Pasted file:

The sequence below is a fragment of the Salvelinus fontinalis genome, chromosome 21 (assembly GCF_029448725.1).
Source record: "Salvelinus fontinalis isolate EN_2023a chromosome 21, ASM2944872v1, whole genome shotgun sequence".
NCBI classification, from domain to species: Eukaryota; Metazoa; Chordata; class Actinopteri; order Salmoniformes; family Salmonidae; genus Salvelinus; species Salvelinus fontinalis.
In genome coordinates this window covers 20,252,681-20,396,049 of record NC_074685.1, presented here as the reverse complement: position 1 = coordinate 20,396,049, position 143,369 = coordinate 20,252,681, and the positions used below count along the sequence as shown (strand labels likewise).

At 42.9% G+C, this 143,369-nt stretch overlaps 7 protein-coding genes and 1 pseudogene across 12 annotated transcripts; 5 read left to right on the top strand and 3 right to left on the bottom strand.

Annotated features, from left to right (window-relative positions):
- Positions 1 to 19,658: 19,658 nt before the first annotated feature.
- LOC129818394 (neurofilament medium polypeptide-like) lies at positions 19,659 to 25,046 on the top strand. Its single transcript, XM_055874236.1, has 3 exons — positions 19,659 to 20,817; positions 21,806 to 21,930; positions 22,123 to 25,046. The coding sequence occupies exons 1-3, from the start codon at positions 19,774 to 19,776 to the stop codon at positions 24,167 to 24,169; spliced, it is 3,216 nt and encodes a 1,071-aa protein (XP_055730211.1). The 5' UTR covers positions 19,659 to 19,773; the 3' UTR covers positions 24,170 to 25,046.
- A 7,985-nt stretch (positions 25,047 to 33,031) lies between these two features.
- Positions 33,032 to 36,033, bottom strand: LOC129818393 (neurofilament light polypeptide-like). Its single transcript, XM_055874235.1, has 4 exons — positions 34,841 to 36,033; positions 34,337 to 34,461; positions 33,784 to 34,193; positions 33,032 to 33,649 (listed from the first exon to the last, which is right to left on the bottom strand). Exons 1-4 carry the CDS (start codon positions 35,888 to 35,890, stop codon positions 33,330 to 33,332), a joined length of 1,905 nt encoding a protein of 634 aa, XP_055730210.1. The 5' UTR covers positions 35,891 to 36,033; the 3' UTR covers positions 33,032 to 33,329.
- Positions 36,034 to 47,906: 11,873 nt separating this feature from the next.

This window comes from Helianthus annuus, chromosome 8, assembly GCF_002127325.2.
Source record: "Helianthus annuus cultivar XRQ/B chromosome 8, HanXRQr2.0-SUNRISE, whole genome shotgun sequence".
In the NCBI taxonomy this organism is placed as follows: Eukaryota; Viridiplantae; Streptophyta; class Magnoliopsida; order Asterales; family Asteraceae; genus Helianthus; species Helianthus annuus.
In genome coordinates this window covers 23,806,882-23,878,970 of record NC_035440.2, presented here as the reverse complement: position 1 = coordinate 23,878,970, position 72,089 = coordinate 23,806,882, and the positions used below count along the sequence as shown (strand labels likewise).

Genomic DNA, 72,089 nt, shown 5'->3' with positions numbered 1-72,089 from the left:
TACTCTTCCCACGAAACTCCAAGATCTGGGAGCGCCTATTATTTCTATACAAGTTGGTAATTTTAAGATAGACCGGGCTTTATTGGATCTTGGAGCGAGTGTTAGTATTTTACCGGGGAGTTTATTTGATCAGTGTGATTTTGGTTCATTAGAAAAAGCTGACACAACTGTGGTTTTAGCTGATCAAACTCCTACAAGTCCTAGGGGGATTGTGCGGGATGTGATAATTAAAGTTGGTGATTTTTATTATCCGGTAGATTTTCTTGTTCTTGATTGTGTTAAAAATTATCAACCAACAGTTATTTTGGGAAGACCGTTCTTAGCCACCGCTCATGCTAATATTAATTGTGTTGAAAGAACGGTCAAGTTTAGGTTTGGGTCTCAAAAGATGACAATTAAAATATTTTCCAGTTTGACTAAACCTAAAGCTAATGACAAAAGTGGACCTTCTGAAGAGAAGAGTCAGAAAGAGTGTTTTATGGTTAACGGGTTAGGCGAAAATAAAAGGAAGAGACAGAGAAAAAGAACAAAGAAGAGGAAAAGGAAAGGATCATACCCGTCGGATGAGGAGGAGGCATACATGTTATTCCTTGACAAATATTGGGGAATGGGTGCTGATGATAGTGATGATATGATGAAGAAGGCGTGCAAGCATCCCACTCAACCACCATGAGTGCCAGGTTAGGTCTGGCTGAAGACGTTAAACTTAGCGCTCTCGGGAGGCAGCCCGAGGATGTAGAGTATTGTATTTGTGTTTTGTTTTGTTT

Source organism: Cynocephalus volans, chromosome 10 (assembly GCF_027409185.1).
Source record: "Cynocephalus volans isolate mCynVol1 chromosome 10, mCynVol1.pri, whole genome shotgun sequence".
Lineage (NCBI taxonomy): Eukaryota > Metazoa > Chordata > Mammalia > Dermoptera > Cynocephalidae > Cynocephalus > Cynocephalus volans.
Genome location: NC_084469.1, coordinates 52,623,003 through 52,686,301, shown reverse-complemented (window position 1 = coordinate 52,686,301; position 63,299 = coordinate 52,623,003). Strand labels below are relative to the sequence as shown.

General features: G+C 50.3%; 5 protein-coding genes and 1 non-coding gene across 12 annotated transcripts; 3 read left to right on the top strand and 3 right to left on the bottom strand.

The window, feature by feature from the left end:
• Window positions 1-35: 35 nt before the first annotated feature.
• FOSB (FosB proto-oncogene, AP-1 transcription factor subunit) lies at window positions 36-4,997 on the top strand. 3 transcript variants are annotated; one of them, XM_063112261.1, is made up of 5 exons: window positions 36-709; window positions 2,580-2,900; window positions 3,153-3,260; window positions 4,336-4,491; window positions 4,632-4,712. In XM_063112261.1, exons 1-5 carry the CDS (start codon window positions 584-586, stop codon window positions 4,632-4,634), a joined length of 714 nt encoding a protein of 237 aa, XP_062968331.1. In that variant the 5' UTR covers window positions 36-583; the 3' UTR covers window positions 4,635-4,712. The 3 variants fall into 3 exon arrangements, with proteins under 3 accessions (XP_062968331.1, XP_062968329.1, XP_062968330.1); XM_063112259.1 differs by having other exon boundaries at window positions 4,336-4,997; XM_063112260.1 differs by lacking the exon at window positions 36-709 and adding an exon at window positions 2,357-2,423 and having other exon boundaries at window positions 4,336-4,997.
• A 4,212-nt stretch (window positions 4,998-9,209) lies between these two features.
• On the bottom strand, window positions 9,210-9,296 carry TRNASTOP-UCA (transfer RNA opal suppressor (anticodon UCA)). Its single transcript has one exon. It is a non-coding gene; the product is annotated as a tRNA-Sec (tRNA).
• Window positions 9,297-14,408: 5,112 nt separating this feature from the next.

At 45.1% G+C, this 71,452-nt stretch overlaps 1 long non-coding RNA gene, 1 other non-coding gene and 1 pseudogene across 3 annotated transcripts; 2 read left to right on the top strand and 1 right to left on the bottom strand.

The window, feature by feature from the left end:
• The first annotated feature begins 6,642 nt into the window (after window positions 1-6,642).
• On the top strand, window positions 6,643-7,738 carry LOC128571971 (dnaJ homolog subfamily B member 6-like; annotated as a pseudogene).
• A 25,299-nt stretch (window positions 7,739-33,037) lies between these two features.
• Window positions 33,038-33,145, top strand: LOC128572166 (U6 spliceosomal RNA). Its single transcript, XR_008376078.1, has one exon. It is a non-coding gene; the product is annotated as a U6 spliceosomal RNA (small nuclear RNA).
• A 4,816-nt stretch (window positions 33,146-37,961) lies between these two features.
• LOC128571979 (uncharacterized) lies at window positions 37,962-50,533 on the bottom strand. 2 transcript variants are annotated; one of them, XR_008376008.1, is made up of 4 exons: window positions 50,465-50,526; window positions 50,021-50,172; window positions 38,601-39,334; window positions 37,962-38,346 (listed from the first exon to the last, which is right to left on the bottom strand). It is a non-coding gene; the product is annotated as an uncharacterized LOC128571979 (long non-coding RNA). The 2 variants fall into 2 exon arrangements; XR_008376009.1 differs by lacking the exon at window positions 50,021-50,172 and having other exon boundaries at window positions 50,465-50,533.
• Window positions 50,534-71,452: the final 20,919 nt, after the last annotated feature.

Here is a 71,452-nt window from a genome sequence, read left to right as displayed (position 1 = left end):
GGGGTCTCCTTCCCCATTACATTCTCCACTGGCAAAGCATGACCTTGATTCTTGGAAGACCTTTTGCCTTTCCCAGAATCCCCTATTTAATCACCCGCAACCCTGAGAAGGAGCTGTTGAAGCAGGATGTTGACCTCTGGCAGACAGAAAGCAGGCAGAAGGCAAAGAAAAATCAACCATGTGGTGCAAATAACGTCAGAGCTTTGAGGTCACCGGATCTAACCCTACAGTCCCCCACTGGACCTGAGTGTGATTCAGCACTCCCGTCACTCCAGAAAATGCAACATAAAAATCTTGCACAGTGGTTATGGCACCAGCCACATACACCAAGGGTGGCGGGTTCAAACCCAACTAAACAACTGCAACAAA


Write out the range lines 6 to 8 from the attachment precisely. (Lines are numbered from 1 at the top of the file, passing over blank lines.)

Annotated features, from left to right (window-relative positions):
- Positions 1 to 19,658: 19,658 nt before the first annotated feature.
- LOC129818394 (neurofilament medium polypeptide-like) lies at positions 19,659 to 25,046 on the top strand. Its single transcript, XM_055874236.1, has 3 exons — positions 19,659 to 20,817; positions 21,806 to 21,930; positions 22,123 to 25,046. The coding sequence occupies exons 1-3, from the start codon at positions 19,774 to 19,776 to the stop codon at positions 24,167 to 24,169; spliced, it is 3,216 nt and encodes a 1,071-aa protein (XP_055730211.1). The 5' UTR covers positions 19,659 to 19,773; the 3' UTR covers positions 24,170 to 25,046.